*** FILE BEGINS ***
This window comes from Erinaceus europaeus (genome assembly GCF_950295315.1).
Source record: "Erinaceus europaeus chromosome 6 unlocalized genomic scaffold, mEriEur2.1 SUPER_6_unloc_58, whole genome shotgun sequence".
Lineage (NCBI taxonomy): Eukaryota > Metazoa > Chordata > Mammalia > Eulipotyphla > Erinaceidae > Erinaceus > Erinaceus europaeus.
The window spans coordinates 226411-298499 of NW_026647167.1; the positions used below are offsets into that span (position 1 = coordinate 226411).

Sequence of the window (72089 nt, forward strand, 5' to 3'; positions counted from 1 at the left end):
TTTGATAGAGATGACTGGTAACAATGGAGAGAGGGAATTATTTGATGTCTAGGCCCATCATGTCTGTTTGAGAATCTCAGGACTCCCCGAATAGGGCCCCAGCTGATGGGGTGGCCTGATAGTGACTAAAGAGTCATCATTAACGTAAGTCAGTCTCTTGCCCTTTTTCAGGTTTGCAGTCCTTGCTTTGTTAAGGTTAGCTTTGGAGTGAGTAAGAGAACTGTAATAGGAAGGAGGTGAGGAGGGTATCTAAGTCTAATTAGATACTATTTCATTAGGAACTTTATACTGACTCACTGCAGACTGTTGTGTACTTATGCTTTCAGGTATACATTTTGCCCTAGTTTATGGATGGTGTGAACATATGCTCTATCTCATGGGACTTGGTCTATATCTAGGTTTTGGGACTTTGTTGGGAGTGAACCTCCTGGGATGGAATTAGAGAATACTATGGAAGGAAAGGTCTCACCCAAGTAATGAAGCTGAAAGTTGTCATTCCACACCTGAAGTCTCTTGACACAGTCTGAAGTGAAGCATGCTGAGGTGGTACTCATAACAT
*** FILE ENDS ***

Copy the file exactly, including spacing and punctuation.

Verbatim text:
This window comes from Erinaceus europaeus (genome assembly GCF_950295315.1).
Source record: "Erinaceus europaeus chromosome 6 unlocalized genomic scaffold, mEriEur2.1 SUPER_6_unloc_58, whole genome shotgun sequence".
Lineage (NCBI taxonomy): Eukaryota > Metazoa > Chordata > Mammalia > Eulipotyphla > Erinaceidae > Erinaceus > Erinaceus europaeus.
The window spans coordinates 226411-298499 of NW_026647167.1; the positions used below are offsets into that span (position 1 = coordinate 226411).

Sequence of the window (72089 nt, forward strand, 5' to 3'; positions counted from 1 at the left end):
TTTGATAGAGATGACTGGTAACAATGGAGAGAGGGAATTATTTGATGTCTAGGCCCATCATGTCTGTTTGAGAATCTCAGGACTCCCCGAATAGGGCCCCAGCTGATGGGGTGGCCTGATAGTGACTAAAGAGTCATCATTAACGTAAGTCAGTCTCTTGCCCTTTTTCAGGTTTGCAGTCCTTGCTTTGTTAAGGTTAGCTTTGGAGTGAGTAAGAGAACTGTAATAGGAAGGAGGTGAGGAGGGTATCTAAGTCTAATTAGATACTATTTCATTAGGAACTTTATACTGACTCACTGCAGACTGTTGTGTACTTATGCTTTCAGGTATACATTTTGCCCTAGTTTATGGATGGTGTGAACATATGCTCTATCTCATGGGACTTGGTCTATATCTAGGTTTTGGGACTTTGTTGGGAGTGAACCTCCTGGGATGGAATTAGAGAATACTATGGAAGGAAAGGTCTCACCCAAGTAATGAAGCTGAAAGTTGTCATTCCACACCTGAAGTCTCTTGACACAGTCTGAAGTGAAGCATGCTGAGGTGGTACTCATAACAT